The Carrollton Massacre. On March 17, 20 black Americans were massacred at Carrollton, Mississippi.

 

Labor organizes. The American Federation of Labor was organized on December 8, signaling the rise of the



labor movement. All major unions of the day excluded black Americans.

 

Lynchings. Seventy-four black Americans are known to have been lynched in 1886.



 

1887


 

Lynchings. Seventy black Americans are known to have been lynched in 1887.

 

1888


 

Two of the first African-American banks. Two of America's first black-owned banks -- the Savings Bank

of the Grand Fountain United Order of the Reformers, in Richmond Virginia, and Capital Savings Bank of

Washington, DC, opened their doors.

 

Harrison elected president. Benjamin Harrison (Republican) was elected president on November 6.



 

Lynchings. Sixty-nine black Americans are known to have been lynched in 1888.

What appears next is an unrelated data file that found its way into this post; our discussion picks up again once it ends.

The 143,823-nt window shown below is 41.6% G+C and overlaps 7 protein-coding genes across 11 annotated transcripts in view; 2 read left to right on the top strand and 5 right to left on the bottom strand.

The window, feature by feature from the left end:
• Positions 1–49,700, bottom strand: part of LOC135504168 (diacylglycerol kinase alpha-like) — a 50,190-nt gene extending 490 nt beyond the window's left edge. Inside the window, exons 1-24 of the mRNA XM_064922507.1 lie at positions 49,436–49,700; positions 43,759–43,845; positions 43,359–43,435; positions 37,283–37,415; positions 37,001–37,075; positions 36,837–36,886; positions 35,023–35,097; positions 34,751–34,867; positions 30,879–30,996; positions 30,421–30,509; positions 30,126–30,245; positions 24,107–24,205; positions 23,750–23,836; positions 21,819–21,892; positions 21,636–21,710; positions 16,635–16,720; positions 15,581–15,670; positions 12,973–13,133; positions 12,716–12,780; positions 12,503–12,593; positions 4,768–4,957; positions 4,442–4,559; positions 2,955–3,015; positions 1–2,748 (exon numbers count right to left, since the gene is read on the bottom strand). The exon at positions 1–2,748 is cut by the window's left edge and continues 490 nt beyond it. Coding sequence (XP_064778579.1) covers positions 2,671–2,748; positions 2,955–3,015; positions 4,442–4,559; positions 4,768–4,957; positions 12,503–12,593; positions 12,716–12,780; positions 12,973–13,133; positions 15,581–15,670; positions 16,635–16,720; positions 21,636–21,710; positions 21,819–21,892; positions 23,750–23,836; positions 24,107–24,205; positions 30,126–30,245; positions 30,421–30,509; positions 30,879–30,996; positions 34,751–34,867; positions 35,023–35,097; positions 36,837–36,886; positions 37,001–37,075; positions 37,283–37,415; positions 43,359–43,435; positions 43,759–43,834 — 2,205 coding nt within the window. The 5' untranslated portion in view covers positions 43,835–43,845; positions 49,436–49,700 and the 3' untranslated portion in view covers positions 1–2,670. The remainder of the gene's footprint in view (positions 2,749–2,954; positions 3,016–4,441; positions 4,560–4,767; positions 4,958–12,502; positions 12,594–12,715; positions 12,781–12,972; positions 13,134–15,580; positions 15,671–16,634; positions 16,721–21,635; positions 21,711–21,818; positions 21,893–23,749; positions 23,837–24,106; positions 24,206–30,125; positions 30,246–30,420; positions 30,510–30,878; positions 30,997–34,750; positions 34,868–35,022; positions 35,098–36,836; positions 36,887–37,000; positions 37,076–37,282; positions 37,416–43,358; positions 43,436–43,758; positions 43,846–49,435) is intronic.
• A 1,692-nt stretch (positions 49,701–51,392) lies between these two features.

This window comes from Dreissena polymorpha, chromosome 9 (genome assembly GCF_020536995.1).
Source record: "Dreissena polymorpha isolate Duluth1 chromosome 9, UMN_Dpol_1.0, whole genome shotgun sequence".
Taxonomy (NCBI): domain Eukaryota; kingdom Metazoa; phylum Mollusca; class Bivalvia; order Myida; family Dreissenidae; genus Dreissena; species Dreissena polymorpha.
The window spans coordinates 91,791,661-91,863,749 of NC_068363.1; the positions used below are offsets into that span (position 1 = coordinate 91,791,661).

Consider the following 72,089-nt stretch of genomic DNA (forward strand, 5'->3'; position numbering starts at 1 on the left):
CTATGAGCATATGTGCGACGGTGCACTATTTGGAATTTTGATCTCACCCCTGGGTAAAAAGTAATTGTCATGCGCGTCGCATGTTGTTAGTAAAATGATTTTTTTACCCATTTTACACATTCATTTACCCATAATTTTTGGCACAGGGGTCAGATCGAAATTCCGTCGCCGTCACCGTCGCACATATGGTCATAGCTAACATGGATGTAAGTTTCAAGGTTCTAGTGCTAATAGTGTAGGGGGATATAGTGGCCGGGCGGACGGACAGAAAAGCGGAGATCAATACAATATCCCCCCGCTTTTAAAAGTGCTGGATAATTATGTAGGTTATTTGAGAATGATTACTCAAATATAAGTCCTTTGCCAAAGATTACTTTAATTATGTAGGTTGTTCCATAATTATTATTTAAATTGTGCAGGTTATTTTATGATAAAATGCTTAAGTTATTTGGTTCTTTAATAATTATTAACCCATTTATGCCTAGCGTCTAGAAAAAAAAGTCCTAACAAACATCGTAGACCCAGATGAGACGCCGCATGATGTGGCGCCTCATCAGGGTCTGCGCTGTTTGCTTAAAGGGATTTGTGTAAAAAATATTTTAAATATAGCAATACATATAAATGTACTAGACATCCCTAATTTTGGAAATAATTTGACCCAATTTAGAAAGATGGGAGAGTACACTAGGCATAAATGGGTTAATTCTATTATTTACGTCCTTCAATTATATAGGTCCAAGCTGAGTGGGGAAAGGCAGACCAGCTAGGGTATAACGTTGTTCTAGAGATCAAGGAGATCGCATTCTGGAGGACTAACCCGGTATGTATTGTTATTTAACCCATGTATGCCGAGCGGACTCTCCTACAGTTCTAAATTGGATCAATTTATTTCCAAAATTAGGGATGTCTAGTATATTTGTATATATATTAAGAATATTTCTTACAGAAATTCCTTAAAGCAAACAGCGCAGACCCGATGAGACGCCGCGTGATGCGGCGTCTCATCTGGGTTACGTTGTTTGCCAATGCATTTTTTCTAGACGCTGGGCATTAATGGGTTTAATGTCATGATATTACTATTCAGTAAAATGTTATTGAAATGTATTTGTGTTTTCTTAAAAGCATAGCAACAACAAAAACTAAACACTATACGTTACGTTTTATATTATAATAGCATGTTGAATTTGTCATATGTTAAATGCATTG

1889


 

Lynchings. Ninety-four black Americans are known to have been lynched in 1889.

 

1890


 

Census of 1890.

 

U.S. population: 62,947,714



Black population: 7,488,676 (11.9%)

 

The Afro-American League. On January 25, under the leadership of Timothy Thomas Fortune, the militant



National Afro-American League was founded in Chicago.

 

African-Americans are disenfranchised. The Mississippi Plan, approved on November 1, used literacy and



"understanding" tests to disenfranchise black American citizens. Similar statutes were adopted by South Carolina

(1895), Louisiana (1898), North Carolina (1900), Alabama (1901), Virginia (1901), Georgia (1908), and

Oklahoma (1910).

 

A white supremacist is elected. Populist "Pitchfork Ben" Tillman was elected governor of South Carolina.



He called his election "a triumph of ... white supremacy."

 

Lynchings. Eighty-five black Americans are known to have been lynched in 1890.